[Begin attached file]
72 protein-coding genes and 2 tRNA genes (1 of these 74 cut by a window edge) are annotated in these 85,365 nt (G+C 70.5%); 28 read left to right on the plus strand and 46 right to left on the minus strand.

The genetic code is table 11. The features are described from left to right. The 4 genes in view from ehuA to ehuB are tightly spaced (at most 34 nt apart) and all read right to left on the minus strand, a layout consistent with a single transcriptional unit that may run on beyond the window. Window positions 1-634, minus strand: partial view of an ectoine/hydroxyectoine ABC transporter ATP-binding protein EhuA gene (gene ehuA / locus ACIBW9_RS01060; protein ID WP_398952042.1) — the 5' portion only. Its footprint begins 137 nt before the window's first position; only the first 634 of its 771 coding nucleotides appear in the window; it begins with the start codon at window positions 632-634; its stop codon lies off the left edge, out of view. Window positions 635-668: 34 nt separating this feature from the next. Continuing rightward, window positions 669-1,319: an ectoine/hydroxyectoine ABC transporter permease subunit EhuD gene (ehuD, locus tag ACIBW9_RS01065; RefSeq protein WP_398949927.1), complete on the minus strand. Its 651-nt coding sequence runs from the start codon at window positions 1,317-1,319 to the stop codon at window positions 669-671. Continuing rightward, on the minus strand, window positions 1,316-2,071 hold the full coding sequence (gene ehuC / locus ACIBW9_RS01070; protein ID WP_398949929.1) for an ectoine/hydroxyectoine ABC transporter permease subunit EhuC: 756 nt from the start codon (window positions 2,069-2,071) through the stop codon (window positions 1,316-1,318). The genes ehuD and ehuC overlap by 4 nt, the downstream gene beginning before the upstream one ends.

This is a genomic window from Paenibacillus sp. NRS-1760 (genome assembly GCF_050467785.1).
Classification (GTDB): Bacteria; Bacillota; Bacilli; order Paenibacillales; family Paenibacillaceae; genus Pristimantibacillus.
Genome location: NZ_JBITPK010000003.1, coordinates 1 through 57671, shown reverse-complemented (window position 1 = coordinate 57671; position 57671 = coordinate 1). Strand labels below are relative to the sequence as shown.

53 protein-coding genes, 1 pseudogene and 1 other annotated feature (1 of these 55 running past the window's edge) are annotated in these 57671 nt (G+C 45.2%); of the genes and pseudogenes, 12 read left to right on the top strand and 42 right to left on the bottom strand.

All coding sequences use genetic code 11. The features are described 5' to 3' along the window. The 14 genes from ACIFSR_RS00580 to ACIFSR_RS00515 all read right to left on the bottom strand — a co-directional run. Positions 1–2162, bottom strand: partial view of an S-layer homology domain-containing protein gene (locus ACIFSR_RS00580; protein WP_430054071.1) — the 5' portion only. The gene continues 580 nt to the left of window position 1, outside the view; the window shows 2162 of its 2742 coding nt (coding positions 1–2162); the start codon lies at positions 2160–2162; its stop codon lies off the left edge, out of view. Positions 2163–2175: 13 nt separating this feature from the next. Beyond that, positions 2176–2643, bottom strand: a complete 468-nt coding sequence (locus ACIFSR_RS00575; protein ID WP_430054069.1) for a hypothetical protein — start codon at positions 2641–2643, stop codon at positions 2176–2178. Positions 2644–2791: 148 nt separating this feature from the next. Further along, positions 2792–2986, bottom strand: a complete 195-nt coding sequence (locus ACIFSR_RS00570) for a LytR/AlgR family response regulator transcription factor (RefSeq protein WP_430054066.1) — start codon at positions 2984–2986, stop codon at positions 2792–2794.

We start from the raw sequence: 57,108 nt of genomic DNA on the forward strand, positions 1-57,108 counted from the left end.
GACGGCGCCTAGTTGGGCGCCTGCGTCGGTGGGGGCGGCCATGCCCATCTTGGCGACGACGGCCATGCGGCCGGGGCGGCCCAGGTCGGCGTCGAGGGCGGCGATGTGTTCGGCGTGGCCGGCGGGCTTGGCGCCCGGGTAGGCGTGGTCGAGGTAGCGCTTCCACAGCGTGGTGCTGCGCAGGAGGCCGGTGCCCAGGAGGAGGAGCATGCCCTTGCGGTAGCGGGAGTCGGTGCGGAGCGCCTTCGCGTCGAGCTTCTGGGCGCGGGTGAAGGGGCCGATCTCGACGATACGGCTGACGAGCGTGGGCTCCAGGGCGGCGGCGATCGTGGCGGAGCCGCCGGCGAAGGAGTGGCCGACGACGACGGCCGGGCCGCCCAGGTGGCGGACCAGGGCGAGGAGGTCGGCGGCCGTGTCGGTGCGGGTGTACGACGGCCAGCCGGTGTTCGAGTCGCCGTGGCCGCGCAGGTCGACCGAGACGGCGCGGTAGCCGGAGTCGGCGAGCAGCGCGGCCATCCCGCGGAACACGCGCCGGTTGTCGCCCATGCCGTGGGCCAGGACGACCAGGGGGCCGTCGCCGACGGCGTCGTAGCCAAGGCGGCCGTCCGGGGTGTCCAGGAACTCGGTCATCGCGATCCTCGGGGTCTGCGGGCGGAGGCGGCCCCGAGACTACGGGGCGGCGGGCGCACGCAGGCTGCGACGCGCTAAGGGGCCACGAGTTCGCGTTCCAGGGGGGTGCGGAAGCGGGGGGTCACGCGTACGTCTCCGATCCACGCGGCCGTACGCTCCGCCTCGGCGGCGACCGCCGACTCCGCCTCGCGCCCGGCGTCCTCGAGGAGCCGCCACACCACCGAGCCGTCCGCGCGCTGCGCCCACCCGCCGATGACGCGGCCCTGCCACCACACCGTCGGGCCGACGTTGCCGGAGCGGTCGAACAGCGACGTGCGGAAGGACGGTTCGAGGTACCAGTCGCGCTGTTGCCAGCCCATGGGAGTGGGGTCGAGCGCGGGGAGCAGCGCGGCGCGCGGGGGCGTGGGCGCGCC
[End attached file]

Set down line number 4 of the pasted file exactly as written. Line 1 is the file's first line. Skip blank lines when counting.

Classification (GTDB): Bacteria; Bacillota; Bacilli; order Paenibacillales; family Paenibacillaceae; genus Pristimantibacillus.